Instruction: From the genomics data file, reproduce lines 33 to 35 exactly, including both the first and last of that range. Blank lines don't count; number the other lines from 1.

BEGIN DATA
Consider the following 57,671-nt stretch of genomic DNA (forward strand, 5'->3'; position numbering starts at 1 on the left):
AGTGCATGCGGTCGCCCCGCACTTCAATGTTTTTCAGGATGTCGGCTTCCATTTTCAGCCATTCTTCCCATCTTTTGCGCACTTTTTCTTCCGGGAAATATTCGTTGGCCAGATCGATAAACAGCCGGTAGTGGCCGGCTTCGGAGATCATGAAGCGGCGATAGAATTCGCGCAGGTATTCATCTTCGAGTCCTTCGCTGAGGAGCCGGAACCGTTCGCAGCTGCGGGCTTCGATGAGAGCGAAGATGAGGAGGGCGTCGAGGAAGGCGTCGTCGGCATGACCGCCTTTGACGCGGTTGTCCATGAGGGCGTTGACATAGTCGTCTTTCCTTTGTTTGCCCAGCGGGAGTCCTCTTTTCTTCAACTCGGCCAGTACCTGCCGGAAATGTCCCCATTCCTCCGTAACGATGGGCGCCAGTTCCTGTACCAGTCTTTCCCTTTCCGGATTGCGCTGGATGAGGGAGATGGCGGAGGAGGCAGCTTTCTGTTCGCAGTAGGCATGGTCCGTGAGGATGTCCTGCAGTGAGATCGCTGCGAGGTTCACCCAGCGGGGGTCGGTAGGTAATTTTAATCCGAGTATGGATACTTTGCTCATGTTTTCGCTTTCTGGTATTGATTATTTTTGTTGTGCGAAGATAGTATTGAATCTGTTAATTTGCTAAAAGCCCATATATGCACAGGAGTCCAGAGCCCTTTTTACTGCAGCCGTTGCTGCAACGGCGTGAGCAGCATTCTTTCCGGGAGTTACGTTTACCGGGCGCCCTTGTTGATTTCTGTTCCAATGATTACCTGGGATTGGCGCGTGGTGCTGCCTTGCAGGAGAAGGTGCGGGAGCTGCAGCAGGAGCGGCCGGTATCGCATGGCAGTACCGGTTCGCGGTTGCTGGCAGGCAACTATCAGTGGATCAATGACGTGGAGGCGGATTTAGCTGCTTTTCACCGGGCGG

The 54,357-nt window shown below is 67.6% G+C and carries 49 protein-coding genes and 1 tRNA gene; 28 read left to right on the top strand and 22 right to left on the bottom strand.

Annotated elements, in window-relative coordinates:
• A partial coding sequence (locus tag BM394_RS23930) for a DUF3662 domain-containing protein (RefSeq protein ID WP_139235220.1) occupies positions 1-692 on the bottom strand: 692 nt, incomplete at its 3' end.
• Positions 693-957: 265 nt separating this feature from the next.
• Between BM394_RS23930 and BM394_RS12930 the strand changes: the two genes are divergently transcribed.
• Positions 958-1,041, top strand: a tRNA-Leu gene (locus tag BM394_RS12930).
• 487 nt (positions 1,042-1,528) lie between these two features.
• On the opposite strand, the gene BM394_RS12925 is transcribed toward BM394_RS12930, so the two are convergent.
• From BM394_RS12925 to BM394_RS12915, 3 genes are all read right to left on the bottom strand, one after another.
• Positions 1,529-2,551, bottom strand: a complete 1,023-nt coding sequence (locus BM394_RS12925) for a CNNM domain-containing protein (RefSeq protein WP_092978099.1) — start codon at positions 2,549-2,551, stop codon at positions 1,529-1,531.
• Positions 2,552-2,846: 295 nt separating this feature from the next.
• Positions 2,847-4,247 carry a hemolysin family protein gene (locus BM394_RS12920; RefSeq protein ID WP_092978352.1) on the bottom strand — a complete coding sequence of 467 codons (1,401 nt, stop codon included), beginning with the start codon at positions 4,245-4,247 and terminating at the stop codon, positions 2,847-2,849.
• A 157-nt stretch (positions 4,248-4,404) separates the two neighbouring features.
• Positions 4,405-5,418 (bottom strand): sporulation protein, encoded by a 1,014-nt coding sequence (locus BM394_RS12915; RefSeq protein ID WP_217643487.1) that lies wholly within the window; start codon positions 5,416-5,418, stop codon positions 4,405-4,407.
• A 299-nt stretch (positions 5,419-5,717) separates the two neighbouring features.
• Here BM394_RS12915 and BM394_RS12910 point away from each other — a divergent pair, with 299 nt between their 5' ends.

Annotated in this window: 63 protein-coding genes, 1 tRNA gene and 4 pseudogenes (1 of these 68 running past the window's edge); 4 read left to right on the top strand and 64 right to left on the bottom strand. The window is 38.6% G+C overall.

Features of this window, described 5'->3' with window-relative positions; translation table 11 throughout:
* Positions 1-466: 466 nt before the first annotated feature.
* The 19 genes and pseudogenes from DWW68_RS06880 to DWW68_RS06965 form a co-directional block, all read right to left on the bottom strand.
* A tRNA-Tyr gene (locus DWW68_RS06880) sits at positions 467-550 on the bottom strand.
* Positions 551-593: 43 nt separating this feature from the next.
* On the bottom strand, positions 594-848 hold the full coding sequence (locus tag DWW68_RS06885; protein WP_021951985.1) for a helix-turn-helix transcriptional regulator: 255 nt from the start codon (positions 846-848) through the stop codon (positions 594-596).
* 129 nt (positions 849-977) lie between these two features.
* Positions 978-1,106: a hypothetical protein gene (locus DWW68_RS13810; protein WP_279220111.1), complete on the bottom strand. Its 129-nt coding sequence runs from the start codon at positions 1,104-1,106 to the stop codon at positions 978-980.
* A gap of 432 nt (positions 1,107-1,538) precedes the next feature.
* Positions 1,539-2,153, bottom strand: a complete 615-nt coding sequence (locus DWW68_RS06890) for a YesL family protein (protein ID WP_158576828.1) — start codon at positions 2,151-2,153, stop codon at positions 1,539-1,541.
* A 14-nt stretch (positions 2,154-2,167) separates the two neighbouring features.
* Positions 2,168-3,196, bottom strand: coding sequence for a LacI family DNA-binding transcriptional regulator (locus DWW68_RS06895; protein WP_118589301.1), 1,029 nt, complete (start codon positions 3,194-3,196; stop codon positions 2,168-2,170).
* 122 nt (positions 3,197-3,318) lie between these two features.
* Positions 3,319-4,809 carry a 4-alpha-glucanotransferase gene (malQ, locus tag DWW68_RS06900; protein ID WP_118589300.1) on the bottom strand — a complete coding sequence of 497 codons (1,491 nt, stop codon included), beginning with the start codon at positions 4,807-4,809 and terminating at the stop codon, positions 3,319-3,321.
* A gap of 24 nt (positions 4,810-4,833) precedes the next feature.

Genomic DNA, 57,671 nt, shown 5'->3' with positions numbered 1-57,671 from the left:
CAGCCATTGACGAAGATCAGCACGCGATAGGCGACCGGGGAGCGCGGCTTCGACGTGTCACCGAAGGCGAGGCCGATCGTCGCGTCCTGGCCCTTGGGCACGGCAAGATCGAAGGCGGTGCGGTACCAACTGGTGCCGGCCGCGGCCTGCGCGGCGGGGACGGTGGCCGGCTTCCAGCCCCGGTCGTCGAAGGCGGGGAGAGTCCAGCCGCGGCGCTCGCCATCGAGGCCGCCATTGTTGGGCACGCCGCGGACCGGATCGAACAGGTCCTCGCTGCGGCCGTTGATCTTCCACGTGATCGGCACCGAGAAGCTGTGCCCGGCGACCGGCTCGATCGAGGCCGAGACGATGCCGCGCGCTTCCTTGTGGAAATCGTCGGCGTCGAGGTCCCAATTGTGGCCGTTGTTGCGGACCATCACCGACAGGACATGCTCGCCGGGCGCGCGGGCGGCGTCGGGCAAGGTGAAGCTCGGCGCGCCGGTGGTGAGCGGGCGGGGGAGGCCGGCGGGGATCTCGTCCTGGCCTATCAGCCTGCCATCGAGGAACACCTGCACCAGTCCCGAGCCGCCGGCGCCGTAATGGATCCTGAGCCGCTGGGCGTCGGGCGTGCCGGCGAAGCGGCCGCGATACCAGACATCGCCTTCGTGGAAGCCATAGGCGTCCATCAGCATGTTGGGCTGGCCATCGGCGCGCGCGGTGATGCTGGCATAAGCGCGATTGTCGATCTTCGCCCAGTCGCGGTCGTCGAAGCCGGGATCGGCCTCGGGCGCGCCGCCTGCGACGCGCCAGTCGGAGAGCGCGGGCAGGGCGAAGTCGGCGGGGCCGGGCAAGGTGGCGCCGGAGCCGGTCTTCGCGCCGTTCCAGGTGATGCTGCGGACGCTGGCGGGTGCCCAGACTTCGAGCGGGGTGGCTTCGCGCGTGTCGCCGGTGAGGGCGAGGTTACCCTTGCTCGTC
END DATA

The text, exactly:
* Positions 3,319-4,809 carry a 4-alpha-glucanotransferase gene (malQ, locus tag DWW68_RS06900; protein ID WP_118589300.1) on the bottom strand — a complete coding sequence of 497 codons (1,491 nt, stop codon included), beginning with the start codon at positions 4,807-4,809 and terminating at the stop codon, positions 3,319-3,321.
* A gap of 24 nt (positions 4,810-4,833) precedes the next feature.

Genomic DNA, 57,671 nt, shown 5'->3' with positions numbered 1-57,671 from the left: